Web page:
Assuredly, the contemporary rise of Asia, particularly China, has contributed to the development of non-Western (or indigenous) theories and concepts. Advocates of Chinese IR and, by extension, non-Western IR theory building often point out that "Asia has histories, cultures, norms, and worldviews that are inherently different from those derived from or advanced in Europe and the United States." (7) The scholarly practices of building an IR theory "with Chinese characteristics" are a case in point. Although no consensus has been reached on what "Chinese characteristics" actually are, many Chinese scholars hold that the establishment of a Chinese IR theory or a Chinese school of IR is desirable. In this pursuit, Confucianism, Chinese tributary systems, (Chinese) Marxism and the traditional Chinese philosophical ideas of Tianxia (all under heaven), Zhongyong (Chinese relationality), Wang Dao (Kingly way) and Guanxi (interpersonal relationships) are all cited as theoretical resources.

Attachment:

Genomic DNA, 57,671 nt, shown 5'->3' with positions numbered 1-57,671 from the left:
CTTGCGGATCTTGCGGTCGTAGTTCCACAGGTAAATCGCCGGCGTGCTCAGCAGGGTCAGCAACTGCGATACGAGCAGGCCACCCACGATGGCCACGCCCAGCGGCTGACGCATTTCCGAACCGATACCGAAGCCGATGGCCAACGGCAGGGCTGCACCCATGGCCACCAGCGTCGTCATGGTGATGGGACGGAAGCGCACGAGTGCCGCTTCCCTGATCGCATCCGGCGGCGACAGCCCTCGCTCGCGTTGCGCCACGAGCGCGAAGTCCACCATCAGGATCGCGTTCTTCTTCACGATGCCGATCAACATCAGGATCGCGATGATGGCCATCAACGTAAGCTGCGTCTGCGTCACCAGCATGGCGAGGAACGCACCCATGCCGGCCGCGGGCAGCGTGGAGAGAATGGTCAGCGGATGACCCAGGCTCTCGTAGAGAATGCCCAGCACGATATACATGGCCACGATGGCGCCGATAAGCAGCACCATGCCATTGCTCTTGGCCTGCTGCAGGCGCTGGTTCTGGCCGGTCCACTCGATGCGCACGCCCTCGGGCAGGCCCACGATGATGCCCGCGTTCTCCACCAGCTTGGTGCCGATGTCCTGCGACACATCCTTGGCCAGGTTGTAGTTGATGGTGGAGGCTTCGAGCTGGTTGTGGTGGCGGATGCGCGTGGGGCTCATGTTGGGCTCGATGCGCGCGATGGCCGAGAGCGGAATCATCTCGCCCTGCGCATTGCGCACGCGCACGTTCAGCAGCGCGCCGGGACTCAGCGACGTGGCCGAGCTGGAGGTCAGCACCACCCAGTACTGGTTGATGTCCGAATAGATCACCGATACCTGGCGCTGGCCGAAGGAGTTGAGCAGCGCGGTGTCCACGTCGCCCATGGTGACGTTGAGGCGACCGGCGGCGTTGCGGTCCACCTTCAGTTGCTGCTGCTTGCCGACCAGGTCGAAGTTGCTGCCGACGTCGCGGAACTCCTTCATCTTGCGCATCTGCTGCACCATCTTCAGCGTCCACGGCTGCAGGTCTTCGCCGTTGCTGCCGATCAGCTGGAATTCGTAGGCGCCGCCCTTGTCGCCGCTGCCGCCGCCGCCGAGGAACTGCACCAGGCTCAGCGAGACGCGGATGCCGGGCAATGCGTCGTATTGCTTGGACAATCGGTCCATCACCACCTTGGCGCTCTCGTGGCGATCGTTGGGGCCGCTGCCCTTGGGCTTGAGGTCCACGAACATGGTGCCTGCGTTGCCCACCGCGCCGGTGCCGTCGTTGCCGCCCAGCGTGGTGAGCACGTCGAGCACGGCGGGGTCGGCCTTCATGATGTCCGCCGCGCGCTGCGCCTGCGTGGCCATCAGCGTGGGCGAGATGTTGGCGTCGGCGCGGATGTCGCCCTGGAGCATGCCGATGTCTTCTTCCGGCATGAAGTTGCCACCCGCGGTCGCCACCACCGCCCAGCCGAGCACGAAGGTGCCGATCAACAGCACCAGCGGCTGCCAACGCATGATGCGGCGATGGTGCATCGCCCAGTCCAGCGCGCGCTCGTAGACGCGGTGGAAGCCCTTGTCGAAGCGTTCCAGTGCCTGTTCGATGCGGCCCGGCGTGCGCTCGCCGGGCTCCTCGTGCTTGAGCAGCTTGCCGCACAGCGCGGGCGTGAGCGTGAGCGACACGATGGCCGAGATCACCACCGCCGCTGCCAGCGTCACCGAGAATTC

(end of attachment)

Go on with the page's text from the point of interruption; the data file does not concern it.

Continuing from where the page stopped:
However, these interests and attempts have not been without critics. The nativism of some non-Western IR knowledge production has been the target of much of the criticism. More specifically, critics allege that although theory-building enterprises in non-Western contexts commonly begin by problematizing the present Western-dominated IR, their ongoing scholarly practices and discourses can also entail (or reproduce) the same hierarchic and exclusionary structures of knowledge production which can fall prey to particular national or regional interests. For example, in his discussion of Chinese visions of world order, in particular that of Tianxia, William Callahan argued that it can serve as a philosophical foundation upon which "China's hierarchical governance is updated for the twenty-first century". (8) A caveat is that sceptics do not deny the importance of going beyond IR's West-centrism; they acknowledge that "culturally specific" ways of understanding the world "undoubtedly encourage greater pluralism" and thus contribute to addressing the problem of West-centrism. (9) Nonetheless, they note that "culturally specific" ways can also lead to a national and regional "inwardness" that works to reproduce the very "ethnocentricities" that are being challenged. (10) Such concern about the potential nativist undercurrent in Chinese and/or non-Western IR theory-building enterprises is shared by several IR scholars sensitive to the problem of the West/non-West binary, as well as to the West-centric landscape of IR. The sophistication of the relevant debate has developed apace, and Global IR is worthy of a lengthy note in this regard.